German industrial production rose in June, adding to signs that growth in Europe’s largest economy accelerated in the second quarter.
Output increased 2.4 percent from May, when it dropped a revised 0.8 percent, the Economy Ministry in Berlin said today. Economists forecast a gain of 0.3 percent, according to the median of 41 estimates in a Bloomberg News survey. Production climbed 2 percent from a year earlier when adjusted for working days.
Germany, which faces parliamentary elections next month, is benefiting from a nascent recovery in the 17-nation euro region, its biggest trading partner. The nation’s factory orders surged the most in eight months in June, boosted in part by contracts signed at the Paris Air Show, the ministry said yesterday. Manufacturing in the euro region expanded last month for the first time in two years, according to a survey of purchasing managers by London-based Markit Economics.
“The crisis is slowly ebbing,” said Thilo Heidrich, an economist at Deutsche Postbank AG in Bonn. “Hard economic data are following broad-based improvements in sentiment. That supports the gradual economic recovery we expect in Germany and the euro area in the remainder of the year.”
German manufacturing output increased 2.2 percent in June, with production of investment goods jumping 4.1 percent, today’s report showed. Construction rose 1.6, while energy output (GRIPIMOM) advanced 5 percent.
“Industrial production has passed its weak phase,” the Economy Ministry said in the statement. “Current sentiment indicators clearly indicate positive progress in manufacturing.”
European Central Bank President Mario Draghi said last week that a “tentative” stabilization is under way in the euro region after at least six quarters of contraction through March.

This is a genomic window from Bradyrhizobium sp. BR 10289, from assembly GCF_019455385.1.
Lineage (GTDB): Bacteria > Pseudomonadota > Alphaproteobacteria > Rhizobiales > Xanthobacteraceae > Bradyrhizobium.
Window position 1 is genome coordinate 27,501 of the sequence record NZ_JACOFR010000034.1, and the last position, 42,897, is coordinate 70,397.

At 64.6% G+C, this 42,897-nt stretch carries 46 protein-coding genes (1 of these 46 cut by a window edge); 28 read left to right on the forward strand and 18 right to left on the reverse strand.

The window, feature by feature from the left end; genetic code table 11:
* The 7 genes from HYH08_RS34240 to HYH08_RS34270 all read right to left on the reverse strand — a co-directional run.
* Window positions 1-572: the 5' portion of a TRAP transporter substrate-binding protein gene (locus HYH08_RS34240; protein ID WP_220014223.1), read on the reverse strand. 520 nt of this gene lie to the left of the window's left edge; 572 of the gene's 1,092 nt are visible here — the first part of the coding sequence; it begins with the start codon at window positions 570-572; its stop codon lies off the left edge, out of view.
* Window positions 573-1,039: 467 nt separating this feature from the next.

German and euro-area gross domestic product data for the second quarter will be released on Aug. 14. The currency bloc’s economy probably stagnated in the three months through June and will expand 0.1 percent in the current quarter, according to a Bloomberg survey of economists.
Chancellor Angela Merkel will seek a third term as German leader on Sept. 22 on the strength of shielding her country from the worst effects of the region’s debt crisis. Her Christian Union bloc is leading with about 40 percent support among voters to 25 percent for the Social Democrats, according to an Emnid poll.
Signs of Weakness
The Bundesbank said last month that it’s seeing signs of a slowdown in the German economy after growth expanded “strongly” in the second quarter. The Frankfurt-based central bank in June cut its 2013 growth outlook to 0.3 percent from 0.4 percent.
China, Germany’s third-biggest trading partner, has seen growth cool for the past two quarters. Lanxess AG (LXS) lowered its 2014 profit forecast yesterday as the chemical maker said it sees no sign of a pick up in the second half of the year. Salzgitter AG (SZG), Germany’s second-largest steelmaker, said on Aug. 5 it expects a pretax loss this year because Europe’s crisis is weighing on demand.
Europe is still showing signs of recovery that may boost consumption of German goods. U.K. industrial production increased more than forecast in June. European countries accounted for 69 percent of German exports last year, according to the Federal Statistics Office in Wiesbaden.
Growth has accelerated in the U.S., the destination for 12 percent of Germany’s shipments in 2012. The economy expanded at a 1.7 percent annualized rate from April through June after a 1.1 percent pace in the first quarter, the Commerce Department said July 31. German exports probably rebounded in June from a slump in May, a Bloomberg survey shows before data tomorrow.
German factory orders, an indicator of future production, jumped 3.8 percent in June from the prior month. Investment-goods orders from within the euro area surged 20.2 percent, the most since June 2007, as pan-European planemaker Airbus SAS, a unit of European Aeronautic, Defence & Space Co., booked orders for 466 planes worth $69 billion at the Paris Air Show.
“Taking a glimpse into the second half of this year, we think that the overall positive momentum will continue,” said Andreas Rees, chief German economist at UniCredit Bank AG in Munich. “Increasing Chinese headwinds will be compensated for by impulses from the U.S. and especially from the euro zone as indicated by recent business sentiment surveys and already piecemeal hard data.”